• “Mental time travel” through specificity training can help create hope for the future. The concept of “specificity training” was foundational to the “FUTURES” exhibition, based on research from IFTF and others. The idea is that the more concretely one can envision the details of a possible future, the more capable one feels of taking action to make that future a reality. AIB curators worked to incorporate the “real world” each object could live in, showcasing actual solutions being tackled by real people and inviting visitors to speculate on how those ideas could play out over time. As a result of this “mental time travel,” 83% of visitors reported being able to imagine a better possible world. It made change seem more realistic and hopeful and made the future feel closer.
  • Looking 30 years out can give people the most productive mindset. When asked to predict when major social and technological shifts might happen (e.g., the first 3D-printed organ, all-electric gas stations, recyclable buildings), most visitors chose “30 years.” Early research from IFTF and others shows that people struggle to conceptualize more than 15 years in the future, which can often lead to devastating or paralyzing short-term thinking. Focusing on that “30-year” window can help create tangible and ambitious solutions. 
  • Including younger generations in the conversation can drive change and impact the most. “FUTURES” allowed young people to place themselves in an important larger conversation about the future. Seventy percent of visitors were 40 or younger, much younger than the average Smithsonian audience. The youngest groups reported getting the most out of the exhibition by being able to talk to friends and family about the future, seeing solutions, and seeing themselves reflected in it.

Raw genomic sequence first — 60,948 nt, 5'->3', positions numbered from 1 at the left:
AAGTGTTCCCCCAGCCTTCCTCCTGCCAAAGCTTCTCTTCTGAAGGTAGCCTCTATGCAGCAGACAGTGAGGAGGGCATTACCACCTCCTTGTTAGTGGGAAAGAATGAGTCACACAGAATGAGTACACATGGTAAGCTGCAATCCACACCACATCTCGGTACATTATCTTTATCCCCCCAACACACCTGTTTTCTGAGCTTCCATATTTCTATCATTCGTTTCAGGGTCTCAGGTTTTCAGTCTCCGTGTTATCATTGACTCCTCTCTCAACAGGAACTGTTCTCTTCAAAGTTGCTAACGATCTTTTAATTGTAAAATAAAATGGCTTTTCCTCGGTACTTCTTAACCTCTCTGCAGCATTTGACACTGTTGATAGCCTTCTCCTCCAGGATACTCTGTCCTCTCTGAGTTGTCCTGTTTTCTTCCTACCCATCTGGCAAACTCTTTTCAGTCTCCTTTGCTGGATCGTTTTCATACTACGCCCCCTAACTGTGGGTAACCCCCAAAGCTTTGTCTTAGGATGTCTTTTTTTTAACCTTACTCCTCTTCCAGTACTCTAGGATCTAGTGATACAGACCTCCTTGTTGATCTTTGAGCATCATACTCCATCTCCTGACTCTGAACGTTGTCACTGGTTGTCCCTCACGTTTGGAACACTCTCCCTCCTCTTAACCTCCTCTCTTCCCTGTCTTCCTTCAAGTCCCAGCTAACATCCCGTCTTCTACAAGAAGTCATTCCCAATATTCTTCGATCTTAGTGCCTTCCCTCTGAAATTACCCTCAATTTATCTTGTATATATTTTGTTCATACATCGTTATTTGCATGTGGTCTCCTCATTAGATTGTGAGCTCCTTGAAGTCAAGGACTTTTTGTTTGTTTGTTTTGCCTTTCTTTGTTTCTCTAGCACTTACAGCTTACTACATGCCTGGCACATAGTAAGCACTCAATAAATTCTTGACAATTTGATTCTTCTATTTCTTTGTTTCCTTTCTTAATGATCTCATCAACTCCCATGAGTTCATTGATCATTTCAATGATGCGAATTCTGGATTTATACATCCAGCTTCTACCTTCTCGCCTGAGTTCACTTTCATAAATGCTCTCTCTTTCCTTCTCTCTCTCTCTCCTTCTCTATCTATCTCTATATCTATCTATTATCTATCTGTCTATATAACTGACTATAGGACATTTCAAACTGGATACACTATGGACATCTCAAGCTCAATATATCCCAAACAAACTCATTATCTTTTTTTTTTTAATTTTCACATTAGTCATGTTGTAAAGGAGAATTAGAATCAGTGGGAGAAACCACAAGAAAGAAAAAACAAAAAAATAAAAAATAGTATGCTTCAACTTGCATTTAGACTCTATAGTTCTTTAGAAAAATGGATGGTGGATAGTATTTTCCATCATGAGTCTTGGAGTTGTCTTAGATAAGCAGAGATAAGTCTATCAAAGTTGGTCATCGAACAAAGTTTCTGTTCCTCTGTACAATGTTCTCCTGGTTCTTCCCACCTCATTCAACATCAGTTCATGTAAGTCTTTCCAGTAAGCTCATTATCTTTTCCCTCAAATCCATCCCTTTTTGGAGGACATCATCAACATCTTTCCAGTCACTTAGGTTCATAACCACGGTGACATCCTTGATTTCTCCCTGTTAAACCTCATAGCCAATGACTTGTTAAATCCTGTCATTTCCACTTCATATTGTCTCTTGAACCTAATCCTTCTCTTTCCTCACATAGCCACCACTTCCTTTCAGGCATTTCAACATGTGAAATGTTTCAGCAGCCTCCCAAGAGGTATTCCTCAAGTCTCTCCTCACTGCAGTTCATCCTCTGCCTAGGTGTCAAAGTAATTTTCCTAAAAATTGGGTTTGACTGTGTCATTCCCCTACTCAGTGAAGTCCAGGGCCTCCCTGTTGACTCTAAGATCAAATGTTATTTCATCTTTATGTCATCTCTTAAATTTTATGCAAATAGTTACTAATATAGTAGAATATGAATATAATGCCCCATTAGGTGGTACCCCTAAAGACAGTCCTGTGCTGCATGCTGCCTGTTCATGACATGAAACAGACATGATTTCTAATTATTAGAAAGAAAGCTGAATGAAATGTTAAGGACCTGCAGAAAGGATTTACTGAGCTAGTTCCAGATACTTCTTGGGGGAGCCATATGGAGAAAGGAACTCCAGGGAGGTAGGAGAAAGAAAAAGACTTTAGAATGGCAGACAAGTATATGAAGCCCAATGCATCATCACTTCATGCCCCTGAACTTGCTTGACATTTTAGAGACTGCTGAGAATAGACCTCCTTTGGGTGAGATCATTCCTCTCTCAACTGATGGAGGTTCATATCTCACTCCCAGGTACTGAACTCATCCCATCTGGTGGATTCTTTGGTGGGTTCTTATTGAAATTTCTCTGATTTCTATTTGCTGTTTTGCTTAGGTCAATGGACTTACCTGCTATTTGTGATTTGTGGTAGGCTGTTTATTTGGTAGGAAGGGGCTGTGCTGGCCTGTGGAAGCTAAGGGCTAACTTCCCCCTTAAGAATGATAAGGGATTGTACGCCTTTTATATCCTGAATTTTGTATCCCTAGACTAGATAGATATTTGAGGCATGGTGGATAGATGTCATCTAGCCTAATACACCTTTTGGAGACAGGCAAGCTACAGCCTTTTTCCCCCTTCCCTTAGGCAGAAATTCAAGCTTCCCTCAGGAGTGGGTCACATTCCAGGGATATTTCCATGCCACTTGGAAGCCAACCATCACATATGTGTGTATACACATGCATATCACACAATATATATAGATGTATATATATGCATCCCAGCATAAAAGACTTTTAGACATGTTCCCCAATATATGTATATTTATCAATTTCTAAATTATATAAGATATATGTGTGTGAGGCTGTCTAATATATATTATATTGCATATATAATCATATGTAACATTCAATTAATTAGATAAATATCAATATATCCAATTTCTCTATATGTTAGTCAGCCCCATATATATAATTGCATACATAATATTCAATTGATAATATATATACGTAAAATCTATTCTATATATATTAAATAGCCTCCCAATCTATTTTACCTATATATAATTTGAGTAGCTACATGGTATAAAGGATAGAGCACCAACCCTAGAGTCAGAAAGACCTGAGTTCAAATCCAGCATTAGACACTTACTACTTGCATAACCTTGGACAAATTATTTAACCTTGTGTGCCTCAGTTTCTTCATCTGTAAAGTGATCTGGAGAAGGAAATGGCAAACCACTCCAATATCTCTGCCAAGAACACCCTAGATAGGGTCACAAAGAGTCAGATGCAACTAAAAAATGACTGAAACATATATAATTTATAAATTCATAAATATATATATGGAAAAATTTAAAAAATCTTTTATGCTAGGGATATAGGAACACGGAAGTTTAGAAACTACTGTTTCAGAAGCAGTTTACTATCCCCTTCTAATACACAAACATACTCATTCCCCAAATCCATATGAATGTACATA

Hundreds of additional data points range from the entertaining (the future superpower people would most want? Teleportation!) to deeply profound (almost everyone would like to be buried in a pod to grow into a tree), as well as overarching trends (most people anticipate living longer in the future, but not with fewer worries) that reveal how visitors are thinking about the world to come. 

By sharing these insights widely, AIB hopes to offer an example of how museums and cultural organizations can work closely with think tanks, designers, and other research entities to create a measurable impact far beyond an individual exhibition.  

“The large-scale data and unprecedented insights about the futures that people want that has been generated by ‘FUTURES’ is invaluable,” said Jane McGonigal, future forecaster, and director of Game Research and Development at IFTF. “We know that most young people today feel anxious about their futures and the fate of humanity. We urgently need to revitalize our social imagination to create believable images of positive futures collectively. We need powerful new images, stories, and possible paths forward that represent a world we want to live in, futures we would be empowered by, excited by, and healed by. These ‘FUTURES’ insights can help community leaders and future-focused organizations like the Institute for the Future understand what visions of the future are most likely to cultivate a sense of realistic hope and the agency to act today to make a better world.” 

Data was sourced from questions visitors answered at the exhibition’s “FUTURES Beacons” digital kiosks designed by LAB at Rockwell Group with a script from IFTF, responses to the interactive central sculpture “me+you” by artist and architect Suchi Reddy, in-person visitor surveys and interviews, and handwritten “action cards” visitors filled out at the exit.

Additional support was provided by SoftBank Group Corp. and AWS.